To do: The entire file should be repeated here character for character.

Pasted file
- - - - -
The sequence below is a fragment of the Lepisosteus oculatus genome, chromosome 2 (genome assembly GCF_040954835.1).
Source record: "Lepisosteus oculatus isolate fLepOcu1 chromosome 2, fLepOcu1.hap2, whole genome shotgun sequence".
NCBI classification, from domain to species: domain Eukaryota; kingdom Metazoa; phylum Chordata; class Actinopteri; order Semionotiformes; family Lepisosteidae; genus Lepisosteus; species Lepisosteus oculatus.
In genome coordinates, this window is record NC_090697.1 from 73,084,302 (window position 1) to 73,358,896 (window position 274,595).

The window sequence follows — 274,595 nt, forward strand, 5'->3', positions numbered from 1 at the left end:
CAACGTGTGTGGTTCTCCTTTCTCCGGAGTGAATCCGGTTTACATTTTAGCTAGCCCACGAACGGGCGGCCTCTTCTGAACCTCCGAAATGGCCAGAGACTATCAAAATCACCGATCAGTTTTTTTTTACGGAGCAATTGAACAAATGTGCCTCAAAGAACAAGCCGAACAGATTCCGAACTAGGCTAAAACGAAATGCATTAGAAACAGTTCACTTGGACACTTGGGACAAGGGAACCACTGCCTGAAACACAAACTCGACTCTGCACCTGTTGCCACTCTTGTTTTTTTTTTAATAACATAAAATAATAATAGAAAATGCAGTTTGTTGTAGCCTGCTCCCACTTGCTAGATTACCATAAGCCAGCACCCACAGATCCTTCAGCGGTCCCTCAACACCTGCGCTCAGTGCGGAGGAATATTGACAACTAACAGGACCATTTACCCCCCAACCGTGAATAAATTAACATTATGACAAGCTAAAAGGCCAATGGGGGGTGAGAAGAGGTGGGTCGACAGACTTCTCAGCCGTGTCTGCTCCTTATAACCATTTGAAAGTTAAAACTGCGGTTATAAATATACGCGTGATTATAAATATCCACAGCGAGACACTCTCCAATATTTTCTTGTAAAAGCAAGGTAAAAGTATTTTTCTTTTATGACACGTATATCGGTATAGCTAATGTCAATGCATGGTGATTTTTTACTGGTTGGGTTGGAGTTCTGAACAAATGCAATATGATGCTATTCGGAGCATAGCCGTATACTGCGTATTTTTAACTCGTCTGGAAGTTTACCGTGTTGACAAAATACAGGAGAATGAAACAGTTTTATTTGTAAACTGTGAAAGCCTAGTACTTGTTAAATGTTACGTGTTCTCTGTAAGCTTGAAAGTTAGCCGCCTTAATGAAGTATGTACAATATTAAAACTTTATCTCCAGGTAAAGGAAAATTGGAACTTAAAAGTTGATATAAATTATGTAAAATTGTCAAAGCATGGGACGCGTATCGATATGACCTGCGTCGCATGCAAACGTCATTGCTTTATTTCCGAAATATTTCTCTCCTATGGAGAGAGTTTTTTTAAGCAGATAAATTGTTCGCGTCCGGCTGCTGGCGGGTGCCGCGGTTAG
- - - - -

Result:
The sequence below is a fragment of the Lepisosteus oculatus genome, chromosome 2 (genome assembly GCF_040954835.1).
Source record: "Lepisosteus oculatus isolate fLepOcu1 chromosome 2, fLepOcu1.hap2, whole genome shotgun sequence".
NCBI classification, from domain to species: domain Eukaryota; kingdom Metazoa; phylum Chordata; class Actinopteri; order Semionotiformes; family Lepisosteidae; genus Lepisosteus; species Lepisosteus oculatus.
In genome coordinates, this window is record NC_090697.1 from 73,084,302 (window position 1) to 73,358,896 (window position 274,595).

The window sequence follows — 274,595 nt, forward strand, 5'->3', positions numbered from 1 at the left end:
CAACGTGTGTGGTTCTCCTTTCTCCGGAGTGAATCCGGTTTACATTTTAGCTAGCCCACGAACGGGCGGCCTCTTCTGAACCTCCGAAATGGCCAGAGACTATCAAAATCACCGATCAGTTTTTTTTTACGGAGCAATTGAACAAATGTGCCTCAAAGAACAAGCCGAACAGATTCCGAACTAGGCTAAAACGAAATGCATTAGAAACAGTTCACTTGGACACTTGGGACAAGGGAACCACTGCCTGAAACACAAACTCGACTCTGCACCTGTTGCCACTCTTGTTTTTTTTTTAATAACATAAAATAATAATAGAAAATGCAGTTTGTTGTAGCCTGCTCCCACTTGCTAGATTACCATAAGCCAGCACCCACAGATCCTTCAGCGGTCCCTCAACACCTGCGCTCAGTGCGGAGGAATATTGACAACTAACAGGACCATTTACCCCCCAACCGTGAATAAATTAACATTATGACAAGCTAAAAGGCCAATGGGGGGTGAGAAGAGGTGGGTCGACAGACTTCTCAGCCGTGTCTGCTCCTTATAACCATTTGAAAGTTAAAACTGCGGTTATAAATATACGCGTGATTATAAATATCCACAGCGAGACACTCTCCAATATTTTCTTGTAAAAGCAAGGTAAAAGTATTTTTCTTTTATGACACGTATATCGGTATAGCTAATGTCAATGCATGGTGATTTTTTACTGGTTGGGTTGGAGTTCTGAACAAATGCAATATGATGCTATTCGGAGCATAGCCGTATACTGCGTATTTTTAACTCGTCTGGAAGTTTACCGTGTTGACAAAATACAGGAGAATGAAACAGTTTTATTTGTAAACTGTGAAAGCCTAGTACTTGTTAAATGTTACGTGTTCTCTGTAAGCTTGAAAGTTAGCCGCCTTAATGAAGTATGTACAATATTAAAACTTTATCTCCAGGTAAAGGAAAATTGGAACTTAAAAGTTGATATAAATTATGTAAAATTGTCAAAGCATGGGACGCGTATCGATATGACCTGCGTCGCATGCAAACGTCATTGCTTTATTTCCGAAATATTTCTCTCCTATGGAGAGAGTTTTTTTAAGCAGATAAATTGTTCGCGTCCGGCTGCTGGCGGGTGCCGCGGTTAG